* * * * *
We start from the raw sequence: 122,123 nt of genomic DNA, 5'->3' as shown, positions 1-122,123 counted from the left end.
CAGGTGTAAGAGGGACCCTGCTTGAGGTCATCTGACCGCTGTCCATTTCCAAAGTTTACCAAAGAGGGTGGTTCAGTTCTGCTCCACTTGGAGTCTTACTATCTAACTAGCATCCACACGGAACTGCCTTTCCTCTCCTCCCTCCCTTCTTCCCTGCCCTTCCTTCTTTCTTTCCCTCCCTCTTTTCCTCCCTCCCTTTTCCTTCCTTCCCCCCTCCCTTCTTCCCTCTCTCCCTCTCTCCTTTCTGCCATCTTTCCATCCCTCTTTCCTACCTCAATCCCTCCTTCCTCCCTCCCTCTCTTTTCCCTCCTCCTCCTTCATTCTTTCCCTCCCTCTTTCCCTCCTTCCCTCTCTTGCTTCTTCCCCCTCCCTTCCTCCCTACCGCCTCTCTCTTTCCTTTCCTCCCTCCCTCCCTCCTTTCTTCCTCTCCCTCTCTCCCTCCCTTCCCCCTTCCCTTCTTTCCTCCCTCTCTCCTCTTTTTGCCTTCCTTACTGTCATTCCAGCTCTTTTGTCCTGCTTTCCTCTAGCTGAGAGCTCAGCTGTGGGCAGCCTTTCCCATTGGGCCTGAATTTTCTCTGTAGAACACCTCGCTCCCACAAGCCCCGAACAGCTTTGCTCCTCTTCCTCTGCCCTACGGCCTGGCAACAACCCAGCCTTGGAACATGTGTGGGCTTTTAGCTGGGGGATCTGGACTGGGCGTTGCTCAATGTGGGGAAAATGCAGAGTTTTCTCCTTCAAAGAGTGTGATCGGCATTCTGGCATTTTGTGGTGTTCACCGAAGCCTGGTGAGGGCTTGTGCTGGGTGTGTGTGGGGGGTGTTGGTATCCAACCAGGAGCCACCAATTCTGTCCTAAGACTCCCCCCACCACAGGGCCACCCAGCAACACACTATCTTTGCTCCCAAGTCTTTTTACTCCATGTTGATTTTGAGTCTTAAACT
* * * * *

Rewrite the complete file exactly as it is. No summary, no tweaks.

We start from the raw sequence: 122,123 nt of genomic DNA, 5'->3' as shown, positions 1-122,123 counted from the left end.
CAGGTGTAAGAGGGACCCTGCTTGAGGTCATCTGACCGCTGTCCATTTCCAAAGTTTACCAAAGAGGGTGGTTCAGTTCTGCTCCACTTGGAGTCTTACTATCTAACTAGCATCCACACGGAACTGCCTTTCCTCTCCTCCCTCCCTTCTTCCCTGCCCTTCCTTCTTTCTTTCCCTCCCTCTTTTCCTCCCTCCCTTTTCCTTCCTTCCCCCCTCCCTTCTTCCCTCTCTCCCTCTCTCCTTTCTGCCATCTTTCCATCCCTCTTTCCTACCTCAATCCCTCCTTCCTCCCTCCCTCTCTTTTCCCTCCTCCTCCTTCATTCTTTCCCTCCCTCTTTCCCTCCTTCCCTCTCTTGCTTCTTCCCCCTCCCTTCCTCCCTACCGCCTCTCTCTTTCCTTTCCTCCCTCCCTCCCTCCTTTCTTCCTCTCCCTCTCTCCCTCCCTTCCCCCTTCCCTTCTTTCCTCCCTCTCTCCTCTTTTTGCCTTCCTTACTGTCATTCCAGCTCTTTTGTCCTGCTTTCCTCTAGCTGAGAGCTCAGCTGTGGGCAGCCTTTCCCATTGGGCCTGAATTTTCTCTGTAGAACACCTCGCTCCCACAAGCCCCGAACAGCTTTGCTCCTCTTCCTCTGCCCTACGGCCTGGCAACAACCCAGCCTTGGAACATGTGTGGGCTTTTAGCTGGGGGATCTGGACTGGGCGTTGCTCAATGTGGGGAAAATGCAGAGTTTTCTCCTTCAAAGAGTGTGATCGGCATTCTGGCATTTTGTGGTGTTCACCGAAGCCTGGTGAGGGCTTGTGCTGGGTGTGTGTGGGGGGTGTTGGTATCCAACCAGGAGCCACCAATTCTGTCCTAAGACTCCCCCCACCACAGGGCCACCCAGCAACACACTATCTTTGCTCCCAAGTCTTTTTACTCCATGTTGATTTTGAGTCTTAAACT